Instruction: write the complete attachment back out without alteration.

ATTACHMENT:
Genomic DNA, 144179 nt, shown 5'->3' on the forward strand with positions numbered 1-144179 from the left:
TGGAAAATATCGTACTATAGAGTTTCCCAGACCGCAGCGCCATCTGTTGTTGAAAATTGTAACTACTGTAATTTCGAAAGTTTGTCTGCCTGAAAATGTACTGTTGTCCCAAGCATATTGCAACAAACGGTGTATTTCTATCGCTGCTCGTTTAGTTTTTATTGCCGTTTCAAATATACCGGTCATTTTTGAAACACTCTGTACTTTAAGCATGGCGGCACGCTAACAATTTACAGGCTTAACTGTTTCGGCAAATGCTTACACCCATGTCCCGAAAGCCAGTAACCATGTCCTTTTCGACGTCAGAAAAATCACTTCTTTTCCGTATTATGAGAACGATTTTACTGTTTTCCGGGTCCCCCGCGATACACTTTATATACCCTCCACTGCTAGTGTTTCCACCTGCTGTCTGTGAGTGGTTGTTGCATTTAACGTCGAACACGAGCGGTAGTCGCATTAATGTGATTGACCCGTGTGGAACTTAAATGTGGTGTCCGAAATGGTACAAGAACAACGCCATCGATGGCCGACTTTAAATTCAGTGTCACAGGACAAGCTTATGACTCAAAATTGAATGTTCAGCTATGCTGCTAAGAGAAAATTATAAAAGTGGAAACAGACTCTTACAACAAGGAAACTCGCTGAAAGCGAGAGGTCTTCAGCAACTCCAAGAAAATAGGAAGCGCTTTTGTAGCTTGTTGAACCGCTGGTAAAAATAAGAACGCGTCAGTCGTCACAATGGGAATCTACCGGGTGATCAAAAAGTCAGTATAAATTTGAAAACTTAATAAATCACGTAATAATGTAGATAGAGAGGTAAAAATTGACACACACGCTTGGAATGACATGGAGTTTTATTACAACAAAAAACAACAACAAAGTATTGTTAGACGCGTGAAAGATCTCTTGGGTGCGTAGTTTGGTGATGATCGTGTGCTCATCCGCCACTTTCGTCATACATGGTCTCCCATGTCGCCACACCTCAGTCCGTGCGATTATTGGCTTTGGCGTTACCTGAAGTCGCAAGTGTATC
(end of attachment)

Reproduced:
Genomic DNA, 144179 nt, shown 5'->3' on the forward strand with positions numbered 1-144179 from the left:
TGGAAAATATCGTACTATAGAGTTTCCCAGACCGCAGCGCCATCTGTTGTTGAAAATTGTAACTACTGTAATTTCGAAAGTTTGTCTGCCTGAAAATGTACTGTTGTCCCAAGCATATTGCAACAAACGGTGTATTTCTATCGCTGCTCGTTTAGTTTTTATTGCCGTTTCAAATATACCGGTCATTTTTGAAACACTCTGTACTTTAAGCATGGCGGCACGCTAACAATTTACAGGCTTAACTGTTTCGGCAAATGCTTACACCCATGTCCCGAAAGCCAGTAACCATGTCCTTTTCGACGTCAGAAAAATCACTTCTTTTCCGTATTATGAGAACGATTTTACTGTTTTCCGGGTCCCCCGCGATACACTTTATATACCCTCCACTGCTAGTGTTTCCACCTGCTGTCTGTGAGTGGTTGTTGCATTTAACGTCGAACACGAGCGGTAGTCGCATTAATGTGATTGACCCGTGTGGAACTTAAATGTGGTGTCCGAAATGGTACAAGAACAACGCCATCGATGGCCGACTTTAAATTCAGTGTCACAGGACAAGCTTATGACTCAAAATTGAATGTTCAGCTATGCTGCTAAGAGAAAATTATAAAAGTGGAAACAGACTCTTACAACAAGGAAACTCGCTGAAAGCGAGAGGTCTTCAGCAACTCCAAGAAAATAGGAAGCGCTTTTGTAGCTTGTTGAACCGCTGGTAAAAATAAGAACGCGTCAGTCGTCACAATGGGAATCTACCGGGTGATCAAAAAGTCAGTATAAATTTGAAAACTTAATAAATCACGTAATAATGTAGATAGAGAGGTAAAAATTGACACACACGCTTGGAATGACATGGAGTTTTATTACAACAAAAAACAACAACAAAGTATTGTTAGACGCGTGAAAGATCTCTTGGGTGCGTAGTTTGGTGATGATCGTGTGCTCATCCGCCACTTTCGTCATACATGGTCTCCCATGTCGCCACACCTCAGTCCGTGCGATTATTGGCTTTGGCGTTACCTGAAGTCGCAAGTGTATC